A Self-Taught Farmer Teaches Her Neighbors

Not too many years ago, Miriam had no experience as a farmer. But she’s shown such ability that she’s been selected by the program to receive additional training as a “promotora,” teaching and supporting other farmers so they get good results using a variety of sustainable techniques.

She was raised in a little village on the Coco River, which separates Nicaragua and Honduras. Her parents couldn’t afford to send her to school, and she’s always regretted that. At 20, Miriam found work as a cook in a bigger town, returning two years later to get married and raise eight children. She learned to farm because she had to in order to support her large family.

Miriam grows her family’s food on about 120 acres, 75 under cultivation, the rest forested. She uses income from her farm to put her children through school so they won’t experience her same regrets. One of the eldest is studying veterinary science.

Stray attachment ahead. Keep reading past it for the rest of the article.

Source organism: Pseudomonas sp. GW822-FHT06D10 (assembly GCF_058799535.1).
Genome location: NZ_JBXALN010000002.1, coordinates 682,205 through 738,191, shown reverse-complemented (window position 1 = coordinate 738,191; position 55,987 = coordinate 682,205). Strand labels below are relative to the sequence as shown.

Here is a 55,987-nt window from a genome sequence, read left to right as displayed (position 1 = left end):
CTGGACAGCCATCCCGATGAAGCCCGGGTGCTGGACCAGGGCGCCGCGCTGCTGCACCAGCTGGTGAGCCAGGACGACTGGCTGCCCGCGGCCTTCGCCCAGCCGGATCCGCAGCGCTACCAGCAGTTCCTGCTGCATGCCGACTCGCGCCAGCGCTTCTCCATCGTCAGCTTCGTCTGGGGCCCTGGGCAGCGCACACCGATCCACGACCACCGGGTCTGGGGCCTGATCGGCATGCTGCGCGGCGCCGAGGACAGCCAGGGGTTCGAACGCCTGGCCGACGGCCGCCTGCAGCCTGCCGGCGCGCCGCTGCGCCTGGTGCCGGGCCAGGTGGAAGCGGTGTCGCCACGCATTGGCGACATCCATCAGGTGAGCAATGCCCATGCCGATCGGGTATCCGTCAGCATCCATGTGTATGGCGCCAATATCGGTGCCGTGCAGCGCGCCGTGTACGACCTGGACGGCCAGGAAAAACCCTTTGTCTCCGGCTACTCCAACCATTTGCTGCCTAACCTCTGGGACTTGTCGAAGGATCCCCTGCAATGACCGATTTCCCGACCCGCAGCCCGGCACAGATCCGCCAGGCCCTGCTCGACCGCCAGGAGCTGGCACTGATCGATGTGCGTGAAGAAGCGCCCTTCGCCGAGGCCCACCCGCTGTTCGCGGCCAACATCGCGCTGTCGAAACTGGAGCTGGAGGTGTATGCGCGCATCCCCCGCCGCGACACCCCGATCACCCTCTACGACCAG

“A couple of years ago, our community leaders chose me to be an agricultural promoter to further my skills and help my neighbors,” Miriam says.  She is happy to be an example for other farmers, both men and women.

Agricultural promoters participate in classes and information sessions at local training centers, where they also use sample gardens to test different ways of cultivating plants. They learn and experiment with different techniques for growing crops and raising animals, and then they put what they learn into practice on their own land.

Thanks to Your Support and Generosity
• The whole community benefits from the learning that goes on at the agricultural centers
• Promoters commit to sharing what they learn with at least two neighbors

Nicaragua Río Coco Program
Led by Church World Service and local partner Acción Médica Cristiana (AMC)

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